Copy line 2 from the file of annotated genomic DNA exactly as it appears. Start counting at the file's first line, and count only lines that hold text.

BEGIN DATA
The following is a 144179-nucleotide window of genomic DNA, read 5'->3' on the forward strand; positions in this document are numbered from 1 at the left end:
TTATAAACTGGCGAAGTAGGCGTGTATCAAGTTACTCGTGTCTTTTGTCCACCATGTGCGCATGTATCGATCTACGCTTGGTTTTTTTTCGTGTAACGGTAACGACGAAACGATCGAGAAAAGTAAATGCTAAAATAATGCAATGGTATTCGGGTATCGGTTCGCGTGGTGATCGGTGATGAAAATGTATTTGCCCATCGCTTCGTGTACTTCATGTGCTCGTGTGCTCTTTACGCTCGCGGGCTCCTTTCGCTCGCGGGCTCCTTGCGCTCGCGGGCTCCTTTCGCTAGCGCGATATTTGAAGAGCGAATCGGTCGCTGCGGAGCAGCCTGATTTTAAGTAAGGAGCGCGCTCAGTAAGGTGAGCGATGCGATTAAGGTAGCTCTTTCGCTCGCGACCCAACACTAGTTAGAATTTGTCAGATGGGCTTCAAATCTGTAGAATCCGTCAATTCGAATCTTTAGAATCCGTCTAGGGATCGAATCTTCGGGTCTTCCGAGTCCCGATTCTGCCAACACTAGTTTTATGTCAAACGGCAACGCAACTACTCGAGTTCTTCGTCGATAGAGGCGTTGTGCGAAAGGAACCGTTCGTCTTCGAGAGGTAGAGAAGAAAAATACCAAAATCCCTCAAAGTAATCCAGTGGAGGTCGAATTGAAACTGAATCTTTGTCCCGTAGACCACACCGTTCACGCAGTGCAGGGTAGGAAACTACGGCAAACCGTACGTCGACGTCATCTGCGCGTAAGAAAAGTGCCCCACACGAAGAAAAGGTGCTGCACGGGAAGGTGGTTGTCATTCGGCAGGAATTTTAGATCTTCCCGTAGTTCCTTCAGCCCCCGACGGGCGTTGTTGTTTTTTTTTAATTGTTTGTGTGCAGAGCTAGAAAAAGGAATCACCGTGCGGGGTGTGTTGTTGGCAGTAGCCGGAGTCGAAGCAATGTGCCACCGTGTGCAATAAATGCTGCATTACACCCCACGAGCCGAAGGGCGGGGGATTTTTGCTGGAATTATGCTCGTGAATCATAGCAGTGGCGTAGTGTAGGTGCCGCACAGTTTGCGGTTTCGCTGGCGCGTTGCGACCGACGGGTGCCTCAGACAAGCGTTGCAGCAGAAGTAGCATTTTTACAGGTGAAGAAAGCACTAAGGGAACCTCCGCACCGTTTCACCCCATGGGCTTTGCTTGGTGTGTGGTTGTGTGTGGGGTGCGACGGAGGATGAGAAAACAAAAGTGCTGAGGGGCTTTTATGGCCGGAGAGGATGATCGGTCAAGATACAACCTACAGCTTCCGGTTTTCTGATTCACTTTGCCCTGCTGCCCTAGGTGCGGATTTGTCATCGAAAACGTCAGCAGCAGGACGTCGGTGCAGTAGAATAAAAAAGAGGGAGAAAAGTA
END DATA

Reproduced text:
TTATAAACTGGCGAAGTAGGCGTGTATCAAGTTACTCGTGTCTTTTGTCCACCATGTGCGCATGTATCGATCTACGCTTGGTTTTTTTTCGTGTAACGGTAACGACGAAACGATCGAGAAAAGTAAATGCTAAAATAATGCAATGGTATTCGGGTATCGGTTCGCGTGGTGATCGGTGATGAAAATGTATTTGCCCATCGCTTCGTGTACTTCATGTGCTCGTGTGCTCTTTACGCTCGCGGGCTCCTTTCGCTCGCGGGCTCCTTGCGCTCGCGGGCTCCTTTCGCTAGCGCGATATTTGAAGAGCGAATCGGTCGCTGCGGAGCAGCCTGATTTTAAGTAAGGAGCGCGCTCAGTAAGGTGAGCGATGCGATTAAGGTAGCTCTTTCGCTCGCGACCCAACACTAGTTAGAATTTGTCAGATGGGCTTCAAATCTGTAGAATCCGTCAATTCGAATCTTTAGAATCCGTCTAGGGATCGAATCTTCGGGTCTTCCGAGTCCCGATTCTGCCAACACTAGTTTTATGTCAAACGGCAACGCAACTACTCGAGTTCTTCGTCGATAGAGGCGTTGTGCGAAAGGAACCGTTCGTCTTCGAGAGGTAGAGAAGAAAAATACCAAAATCCCTCAAAGTAATCCAGTGGAGGTCGAATTGAAACTGAATCTTTGTCCCGTAGACCACACCGTTCACGCAGTGCAGGGTAGGAAACTACGGCAAACCGTACGTCGACGTCATCTGCGCGTAAGAAAAGTGCCCCACACGAAGAAAAGGTGCTGCACGGGAAGGTGGTTGTCATTCGGCAGGAATTTTAGATCTTCCCGTAGTTCCTTCAGCCCCCGACGGGCGTTGTTGTTTTTTTTTAATTGTTTGTGTGCAGAGCTAGAAAAAGGAATCACCGTGCGGGGTGTGTTGTTGGCAGTAGCCGGAGTCGAAGCAATGTGCCACCGTGTGCAATAAATGCTGCATTACACCCCACGAGCCGAAGGGCGGGGGATTTTTGCTGGAATTATGCTCGTGAATCATAGCAGTGGCGTAGTGTAGGTGCCGCACAGTTTGCGGTTTCGCTGGCGCGTTGCGACCGACGGGTGCCTCAGACAAGCGTTGCAGCAGAAGTAGCATTTTTACAGGTGAAGAAAGCACTAAGGGAACCTCCGCACCGTTTCACCCCATGGGCTTTGCTTGGTGTGTGGTTGTGTGTGGGGTGCGACGGAGGATGAGAAAACAAAAGTGCTGAGGGGCTTTTATGGCCGGAGAGGATGATCGGTCAAGATACAACCTACAGCTTCCGGTTTTCTGATTCACTTTGCCCTGCTGCCCTAGGTGCGGATTTGTCATCGAAAACGTCAGCAGCAGGACGTCGGTGCAGTAGAATAAAAAAGAGGGAGAAAAGTA